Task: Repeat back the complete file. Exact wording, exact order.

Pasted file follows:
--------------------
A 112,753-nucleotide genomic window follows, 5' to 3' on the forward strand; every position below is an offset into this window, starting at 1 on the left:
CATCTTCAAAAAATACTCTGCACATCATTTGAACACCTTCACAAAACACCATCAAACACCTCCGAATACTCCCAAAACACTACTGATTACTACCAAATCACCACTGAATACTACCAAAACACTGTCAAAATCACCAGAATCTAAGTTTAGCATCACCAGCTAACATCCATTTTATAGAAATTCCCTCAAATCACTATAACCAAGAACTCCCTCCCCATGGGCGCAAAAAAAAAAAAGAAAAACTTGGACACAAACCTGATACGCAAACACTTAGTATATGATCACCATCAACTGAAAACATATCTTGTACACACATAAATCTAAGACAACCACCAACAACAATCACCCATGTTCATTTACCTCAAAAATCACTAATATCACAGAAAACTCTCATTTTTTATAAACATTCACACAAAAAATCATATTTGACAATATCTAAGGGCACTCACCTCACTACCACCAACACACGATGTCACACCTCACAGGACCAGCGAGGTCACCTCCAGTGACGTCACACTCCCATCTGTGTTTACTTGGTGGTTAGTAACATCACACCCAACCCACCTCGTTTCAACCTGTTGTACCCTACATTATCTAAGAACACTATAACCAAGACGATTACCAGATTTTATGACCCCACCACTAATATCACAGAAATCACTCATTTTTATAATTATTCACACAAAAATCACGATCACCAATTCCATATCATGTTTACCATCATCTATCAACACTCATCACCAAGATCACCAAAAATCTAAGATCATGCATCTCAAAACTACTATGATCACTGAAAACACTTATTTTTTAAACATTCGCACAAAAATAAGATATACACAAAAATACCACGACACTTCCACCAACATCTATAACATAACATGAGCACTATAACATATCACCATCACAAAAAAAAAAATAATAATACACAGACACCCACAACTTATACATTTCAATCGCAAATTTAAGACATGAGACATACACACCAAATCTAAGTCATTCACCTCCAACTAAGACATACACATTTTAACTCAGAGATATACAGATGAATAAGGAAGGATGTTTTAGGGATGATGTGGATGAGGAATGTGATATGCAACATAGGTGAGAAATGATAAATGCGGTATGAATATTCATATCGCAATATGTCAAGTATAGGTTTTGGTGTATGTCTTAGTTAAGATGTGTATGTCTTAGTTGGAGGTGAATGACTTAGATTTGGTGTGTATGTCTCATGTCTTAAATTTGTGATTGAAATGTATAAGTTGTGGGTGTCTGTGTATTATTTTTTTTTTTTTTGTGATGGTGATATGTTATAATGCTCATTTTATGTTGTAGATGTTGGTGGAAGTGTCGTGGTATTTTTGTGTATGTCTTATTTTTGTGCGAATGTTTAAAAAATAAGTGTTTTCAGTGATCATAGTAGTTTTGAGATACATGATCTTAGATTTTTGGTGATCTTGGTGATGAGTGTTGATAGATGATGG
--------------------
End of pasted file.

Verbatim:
A 112,753-nucleotide genomic window follows, 5' to 3' on the forward strand; every position below is an offset into this window, starting at 1 on the left:
CATCTTCAAAAAATACTCTGCACATCATTTGAACACCTTCACAAAACACCATCAAACACCTCCGAATACTCCCAAAACACTACTGATTACTACCAAATCACCACTGAATACTACCAAAACACTGTCAAAATCACCAGAATCTAAGTTTAGCATCACCAGCTAACATCCATTTTATAGAAATTCCCTCAAATCACTATAACCAAGAACTCCCTCCCCATGGGCGCAAAAAAAAAAAAGAAAAACTTGGACACAAACCTGATACGCAAACACTTAGTATATGATCACCATCAACTGAAAACATATCTTGTACACACATAAATCTAAGACAACCACCAACAACAATCACCCATGTTCATTTACCTCAAAAATCACTAATATCACAGAAAACTCTCATTTTTTATAAACATTCACACAAAAAATCATATTTGACAATATCTAAGGGCACTCACCTCACTACCACCAACACACGATGTCACACCTCACAGGACCAGCGAGGTCACCTCCAGTGACGTCACACTCCCATCTGTGTTTACTTGGTGGTTAGTAACATCACACCCAACCCACCTCGTTTCAACCTGTTGTACCCTACATTATCTAAGAACACTATAACCAAGACGATTACCAGATTTTATGACCCCACCACTAATATCACAGAAATCACTCATTTTTATAATTATTCACACAAAAATCACGATCACCAATTCCATATCATGTTTACCATCATCTATCAACACTCATCACCAAGATCACCAAAAATCTAAGATCATGCATCTCAAAACTACTATGATCACTGAAAACACTTATTTTTTAAACATTCGCACAAAAATAAGATATACACAAAAATACCACGACACTTCCACCAACATCTATAACATAACATGAGCACTATAACATATCACCATCACAAAAAAAAAAATAATAATACACAGACACCCACAACTTATACATTTCAATCGCAAATTTAAGACATGAGACATACACACCAAATCTAAGTCATTCACCTCCAACTAAGACATACACATTTTAACTCAGAGATATACAGATGAATAAGGAAGGATGTTTTAGGGATGATGTGGATGAGGAATGTGATATGCAACATAGGTGAGAAATGATAAATGCGGTATGAATATTCATATCGCAATATGTCAAGTATAGGTTTTGGTGTATGTCTTAGTTAAGATGTGTATGTCTTAGTTGGAGGTGAATGACTTAGATTTGGTGTGTATGTCTCATGTCTTAAATTTGTGATTGAAATGTATAAGTTGTGGGTGTCTGTGTATTATTTTTTTTTTTTTTGTGATGGTGATATGTTATAATGCTCATTTTATGTTGTAGATGTTGGTGGAAGTGTCGTGGTATTTTTGTGTATGTCTTATTTTTGTGCGAATGTTTAAAAAATAAGTGTTTTCAGTGATCATAGTAGTTTTGAGATACATGATCTTAGATTTTTGGTGATCTTGGTGATGAGTGTTGATAGATGATGG